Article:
Religious intolerance in India was first flagged by the United States government officially in 2004. The US Commission on International Religious Freedom (USCIRF) looked at the post-Godhra riots situation in Gujarat and recommended to the George W Bush administration that Atal Bihari Vajpayee’s government be classified as a “Country of Particular Concern (CPC)”. 

The report observed that Vajpayee “had not condemned the massacre of Muslims unequivocally” for more than a year. It noted that there was no justice for the victims, mostly Muslims, in Gujarat, and it also noted the anti-conversion legislation that was passed, also in Gujarat. 

Four of the USCIRF’s commissioners dissented from the recommendation that India be designated a CPC. They included the Indian-origin USCIRF chair, Preeta Bansal. The dissent noted that the Indian state’s conduct in Gujarat was deeply problematic, but said that the nation’s civilisational and democratic background made it different from the other nations on the list (such as China, Saudi Arabia, Iran and Pakistan). Also, that the Supreme Court of India was against majoritarianism. It was a dissent not based on the findings, but on the hope that India would behave itself.

The 2005 USCIRF report said that “significant developments affecting freedom of religion had taken place in India in the past year and the Commission no longer recommends that it be designated as a CPC”. This change, the report said, was the fall of the Vajpayee government and taking over by Manmohan Singh as the leader of India. The report said that “in March 2005, the Commission issued a statement encouraging the Department of State to prevent the planned visit to the United States of Gujarat State Minister Narendra Modi, citing evidence presented by India’s National Human Rights Commission and numerous domestic and international human rights investigators of the complicity of Gujarat state officials, led by state minister Modi, in the February 2002 mob attacks on Muslims.”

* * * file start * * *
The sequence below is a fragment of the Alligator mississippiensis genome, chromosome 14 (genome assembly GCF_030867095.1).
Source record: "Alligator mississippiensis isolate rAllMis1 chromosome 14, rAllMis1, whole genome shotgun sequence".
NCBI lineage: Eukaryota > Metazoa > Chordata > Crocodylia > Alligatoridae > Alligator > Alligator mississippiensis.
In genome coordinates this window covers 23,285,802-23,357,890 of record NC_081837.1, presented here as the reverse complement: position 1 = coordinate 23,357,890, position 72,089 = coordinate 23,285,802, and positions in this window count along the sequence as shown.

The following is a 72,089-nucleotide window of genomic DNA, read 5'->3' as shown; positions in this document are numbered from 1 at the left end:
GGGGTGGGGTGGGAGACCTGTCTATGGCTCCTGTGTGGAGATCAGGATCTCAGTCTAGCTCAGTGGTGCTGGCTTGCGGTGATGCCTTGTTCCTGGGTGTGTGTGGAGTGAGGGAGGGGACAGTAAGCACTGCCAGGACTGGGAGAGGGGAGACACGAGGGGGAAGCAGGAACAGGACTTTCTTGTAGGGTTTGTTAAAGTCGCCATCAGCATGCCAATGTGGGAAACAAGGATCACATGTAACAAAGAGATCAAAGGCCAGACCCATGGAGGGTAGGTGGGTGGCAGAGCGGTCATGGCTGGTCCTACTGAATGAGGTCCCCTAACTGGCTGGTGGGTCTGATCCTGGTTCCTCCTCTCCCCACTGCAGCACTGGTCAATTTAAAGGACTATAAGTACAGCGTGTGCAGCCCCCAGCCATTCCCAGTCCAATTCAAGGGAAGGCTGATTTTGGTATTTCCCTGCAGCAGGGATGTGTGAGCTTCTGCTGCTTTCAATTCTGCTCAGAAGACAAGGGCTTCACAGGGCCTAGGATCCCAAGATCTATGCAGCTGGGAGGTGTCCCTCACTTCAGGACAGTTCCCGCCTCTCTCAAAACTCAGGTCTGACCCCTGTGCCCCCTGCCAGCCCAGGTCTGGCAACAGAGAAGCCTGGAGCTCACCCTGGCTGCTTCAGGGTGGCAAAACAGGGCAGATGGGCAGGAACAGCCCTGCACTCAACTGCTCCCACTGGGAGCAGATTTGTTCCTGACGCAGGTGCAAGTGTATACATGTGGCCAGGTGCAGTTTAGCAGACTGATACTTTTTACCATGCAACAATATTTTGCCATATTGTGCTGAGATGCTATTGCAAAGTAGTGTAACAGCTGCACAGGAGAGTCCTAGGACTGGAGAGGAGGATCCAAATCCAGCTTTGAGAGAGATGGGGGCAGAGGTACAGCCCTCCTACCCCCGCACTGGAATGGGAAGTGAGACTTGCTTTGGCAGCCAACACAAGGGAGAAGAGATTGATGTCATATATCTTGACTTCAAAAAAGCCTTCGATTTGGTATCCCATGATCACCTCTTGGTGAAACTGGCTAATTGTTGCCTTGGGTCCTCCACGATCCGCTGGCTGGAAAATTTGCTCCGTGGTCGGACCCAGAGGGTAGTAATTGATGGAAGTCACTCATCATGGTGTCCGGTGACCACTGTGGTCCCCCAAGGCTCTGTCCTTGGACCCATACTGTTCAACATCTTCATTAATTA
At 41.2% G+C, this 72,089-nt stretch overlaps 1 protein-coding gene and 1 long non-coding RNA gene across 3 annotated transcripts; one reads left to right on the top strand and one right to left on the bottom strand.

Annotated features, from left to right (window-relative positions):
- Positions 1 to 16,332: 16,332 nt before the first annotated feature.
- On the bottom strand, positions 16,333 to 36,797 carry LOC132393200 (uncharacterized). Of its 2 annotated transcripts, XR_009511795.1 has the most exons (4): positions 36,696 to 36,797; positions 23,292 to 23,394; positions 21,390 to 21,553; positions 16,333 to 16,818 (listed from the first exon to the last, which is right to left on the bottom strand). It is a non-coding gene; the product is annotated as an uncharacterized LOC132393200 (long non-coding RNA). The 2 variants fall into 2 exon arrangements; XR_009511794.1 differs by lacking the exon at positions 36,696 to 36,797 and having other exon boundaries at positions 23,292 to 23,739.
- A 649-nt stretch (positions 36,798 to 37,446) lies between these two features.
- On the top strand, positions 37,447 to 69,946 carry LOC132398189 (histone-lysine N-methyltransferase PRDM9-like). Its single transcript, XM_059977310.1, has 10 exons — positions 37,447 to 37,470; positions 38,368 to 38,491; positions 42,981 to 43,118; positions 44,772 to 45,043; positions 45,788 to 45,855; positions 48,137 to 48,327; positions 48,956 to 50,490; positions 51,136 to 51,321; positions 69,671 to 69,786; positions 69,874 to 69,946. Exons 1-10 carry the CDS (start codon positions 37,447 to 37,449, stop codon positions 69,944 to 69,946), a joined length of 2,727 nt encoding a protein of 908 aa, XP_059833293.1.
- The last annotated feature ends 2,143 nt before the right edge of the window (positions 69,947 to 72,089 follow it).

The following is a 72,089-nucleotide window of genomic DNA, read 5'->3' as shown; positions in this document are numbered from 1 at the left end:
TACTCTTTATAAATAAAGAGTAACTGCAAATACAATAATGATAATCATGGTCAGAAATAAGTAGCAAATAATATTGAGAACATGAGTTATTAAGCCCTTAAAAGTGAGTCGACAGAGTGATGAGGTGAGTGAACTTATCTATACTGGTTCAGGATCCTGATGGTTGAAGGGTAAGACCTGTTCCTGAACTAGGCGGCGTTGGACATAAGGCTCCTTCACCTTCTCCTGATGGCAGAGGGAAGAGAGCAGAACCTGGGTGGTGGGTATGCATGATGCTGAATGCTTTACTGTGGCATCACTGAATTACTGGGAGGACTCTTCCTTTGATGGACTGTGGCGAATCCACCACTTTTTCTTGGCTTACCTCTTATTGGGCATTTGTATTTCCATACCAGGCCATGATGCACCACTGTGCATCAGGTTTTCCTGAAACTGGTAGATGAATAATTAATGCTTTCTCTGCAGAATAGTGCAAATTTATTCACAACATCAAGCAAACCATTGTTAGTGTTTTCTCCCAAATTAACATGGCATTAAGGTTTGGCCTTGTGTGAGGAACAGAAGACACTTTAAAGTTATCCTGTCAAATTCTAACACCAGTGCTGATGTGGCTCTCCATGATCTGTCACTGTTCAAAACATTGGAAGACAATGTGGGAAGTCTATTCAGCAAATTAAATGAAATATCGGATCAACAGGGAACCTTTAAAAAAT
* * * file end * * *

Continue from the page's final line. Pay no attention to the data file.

Illustration by Binay Sinha

This was of course the famous visa ban on Modi, and he did not visit the US from then on, till he won the 2014 election. There was no dissent from within the USCIRF on taking India off the list. 

India’s inclusion this year was announced this week with the release of the 2020 report. India has found five dozen references in the report (the highest in the 22-year history of the bipartisan body). On the first page of the report, India’s record is nailed to the cross.